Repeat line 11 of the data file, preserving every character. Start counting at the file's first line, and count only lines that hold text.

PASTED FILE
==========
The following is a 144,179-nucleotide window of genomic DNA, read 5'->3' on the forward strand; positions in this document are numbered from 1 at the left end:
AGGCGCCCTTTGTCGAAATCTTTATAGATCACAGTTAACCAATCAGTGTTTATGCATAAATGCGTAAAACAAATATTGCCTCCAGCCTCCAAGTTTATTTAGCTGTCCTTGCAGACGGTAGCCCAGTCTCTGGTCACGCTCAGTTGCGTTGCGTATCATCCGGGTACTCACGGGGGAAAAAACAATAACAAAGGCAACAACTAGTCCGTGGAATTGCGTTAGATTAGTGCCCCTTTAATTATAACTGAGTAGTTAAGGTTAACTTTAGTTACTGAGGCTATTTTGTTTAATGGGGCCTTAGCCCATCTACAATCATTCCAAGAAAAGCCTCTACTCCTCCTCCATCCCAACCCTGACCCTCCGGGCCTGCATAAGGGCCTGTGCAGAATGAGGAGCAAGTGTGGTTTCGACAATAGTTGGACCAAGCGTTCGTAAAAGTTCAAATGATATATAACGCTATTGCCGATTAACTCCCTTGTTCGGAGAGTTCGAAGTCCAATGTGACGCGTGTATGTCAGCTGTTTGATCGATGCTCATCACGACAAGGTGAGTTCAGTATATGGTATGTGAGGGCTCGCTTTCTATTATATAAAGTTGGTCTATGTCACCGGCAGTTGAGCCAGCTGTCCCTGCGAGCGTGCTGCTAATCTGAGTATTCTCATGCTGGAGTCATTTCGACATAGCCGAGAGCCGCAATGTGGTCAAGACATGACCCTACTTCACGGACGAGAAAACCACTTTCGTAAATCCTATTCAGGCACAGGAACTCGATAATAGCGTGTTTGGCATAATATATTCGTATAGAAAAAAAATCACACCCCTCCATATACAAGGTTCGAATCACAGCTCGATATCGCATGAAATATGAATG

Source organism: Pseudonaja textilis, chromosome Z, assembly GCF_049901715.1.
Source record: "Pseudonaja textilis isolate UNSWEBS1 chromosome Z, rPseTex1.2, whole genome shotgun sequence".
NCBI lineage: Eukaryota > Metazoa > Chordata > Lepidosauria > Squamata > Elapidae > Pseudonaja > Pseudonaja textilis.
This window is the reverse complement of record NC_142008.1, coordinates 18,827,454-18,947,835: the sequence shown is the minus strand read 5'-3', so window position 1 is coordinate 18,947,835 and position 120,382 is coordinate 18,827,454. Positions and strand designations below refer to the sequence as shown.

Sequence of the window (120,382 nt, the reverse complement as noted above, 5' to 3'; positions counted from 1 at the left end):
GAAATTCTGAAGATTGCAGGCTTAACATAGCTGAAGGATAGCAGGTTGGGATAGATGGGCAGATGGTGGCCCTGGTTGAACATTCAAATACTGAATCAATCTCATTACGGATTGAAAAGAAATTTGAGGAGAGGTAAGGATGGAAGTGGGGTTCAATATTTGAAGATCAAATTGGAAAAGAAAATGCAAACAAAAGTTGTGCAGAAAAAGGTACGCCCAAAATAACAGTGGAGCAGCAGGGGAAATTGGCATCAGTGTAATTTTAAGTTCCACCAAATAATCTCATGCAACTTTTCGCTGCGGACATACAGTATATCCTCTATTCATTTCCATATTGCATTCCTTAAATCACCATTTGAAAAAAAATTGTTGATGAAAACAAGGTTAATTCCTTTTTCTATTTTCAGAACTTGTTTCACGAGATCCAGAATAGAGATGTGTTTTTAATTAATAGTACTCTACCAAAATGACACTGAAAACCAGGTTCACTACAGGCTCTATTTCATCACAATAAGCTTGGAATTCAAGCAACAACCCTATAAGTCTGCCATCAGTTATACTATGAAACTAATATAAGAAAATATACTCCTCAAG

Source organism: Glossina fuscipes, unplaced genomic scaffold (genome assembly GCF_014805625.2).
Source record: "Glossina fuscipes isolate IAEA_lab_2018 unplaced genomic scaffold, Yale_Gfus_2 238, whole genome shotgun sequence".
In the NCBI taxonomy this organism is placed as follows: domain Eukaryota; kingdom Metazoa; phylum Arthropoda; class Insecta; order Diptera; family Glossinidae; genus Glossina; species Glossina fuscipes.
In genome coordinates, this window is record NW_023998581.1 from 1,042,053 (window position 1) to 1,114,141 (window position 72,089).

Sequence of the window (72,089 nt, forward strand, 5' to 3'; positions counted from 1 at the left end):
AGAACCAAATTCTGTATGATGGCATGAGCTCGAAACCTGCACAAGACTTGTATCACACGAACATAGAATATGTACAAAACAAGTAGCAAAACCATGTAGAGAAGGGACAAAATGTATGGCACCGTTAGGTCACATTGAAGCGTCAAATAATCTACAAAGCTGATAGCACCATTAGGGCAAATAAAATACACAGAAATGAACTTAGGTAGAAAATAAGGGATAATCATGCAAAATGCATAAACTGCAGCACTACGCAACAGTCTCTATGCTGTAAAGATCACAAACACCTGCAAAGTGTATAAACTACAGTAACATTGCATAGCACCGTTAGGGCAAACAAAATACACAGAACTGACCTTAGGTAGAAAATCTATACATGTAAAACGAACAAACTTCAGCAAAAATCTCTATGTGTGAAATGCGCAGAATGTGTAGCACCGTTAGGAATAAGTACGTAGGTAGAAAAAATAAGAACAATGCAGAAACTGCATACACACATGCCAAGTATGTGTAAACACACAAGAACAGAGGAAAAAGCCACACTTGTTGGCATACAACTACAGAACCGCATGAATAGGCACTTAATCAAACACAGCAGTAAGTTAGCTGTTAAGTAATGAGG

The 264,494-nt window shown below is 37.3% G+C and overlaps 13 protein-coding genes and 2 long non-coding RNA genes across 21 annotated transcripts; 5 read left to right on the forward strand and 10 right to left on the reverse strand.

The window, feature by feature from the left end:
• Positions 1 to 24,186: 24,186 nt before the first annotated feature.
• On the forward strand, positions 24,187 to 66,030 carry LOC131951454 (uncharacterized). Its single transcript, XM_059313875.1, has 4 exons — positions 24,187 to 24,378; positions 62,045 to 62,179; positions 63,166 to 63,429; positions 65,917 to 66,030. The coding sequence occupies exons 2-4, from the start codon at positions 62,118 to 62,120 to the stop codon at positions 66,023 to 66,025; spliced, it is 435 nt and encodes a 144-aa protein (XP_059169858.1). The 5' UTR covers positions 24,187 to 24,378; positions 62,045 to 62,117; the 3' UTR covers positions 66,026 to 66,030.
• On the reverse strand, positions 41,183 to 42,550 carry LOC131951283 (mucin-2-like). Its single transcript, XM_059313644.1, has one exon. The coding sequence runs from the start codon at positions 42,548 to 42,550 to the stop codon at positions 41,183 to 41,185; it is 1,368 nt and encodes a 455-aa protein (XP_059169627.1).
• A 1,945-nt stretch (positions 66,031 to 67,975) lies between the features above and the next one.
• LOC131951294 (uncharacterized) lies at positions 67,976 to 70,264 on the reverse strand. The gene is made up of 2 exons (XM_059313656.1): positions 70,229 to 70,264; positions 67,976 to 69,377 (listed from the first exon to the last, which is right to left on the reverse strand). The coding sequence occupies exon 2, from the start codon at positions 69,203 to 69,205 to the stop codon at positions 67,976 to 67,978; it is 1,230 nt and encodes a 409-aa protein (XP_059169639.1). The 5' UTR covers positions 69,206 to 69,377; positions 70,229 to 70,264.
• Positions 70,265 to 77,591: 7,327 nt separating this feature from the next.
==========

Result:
In the NCBI taxonomy this organism is placed as follows: domain Eukaryota; kingdom Metazoa; phylum Arthropoda; class Insecta; order Diptera; family Glossinidae; genus Glossina; species Glossina fuscipes.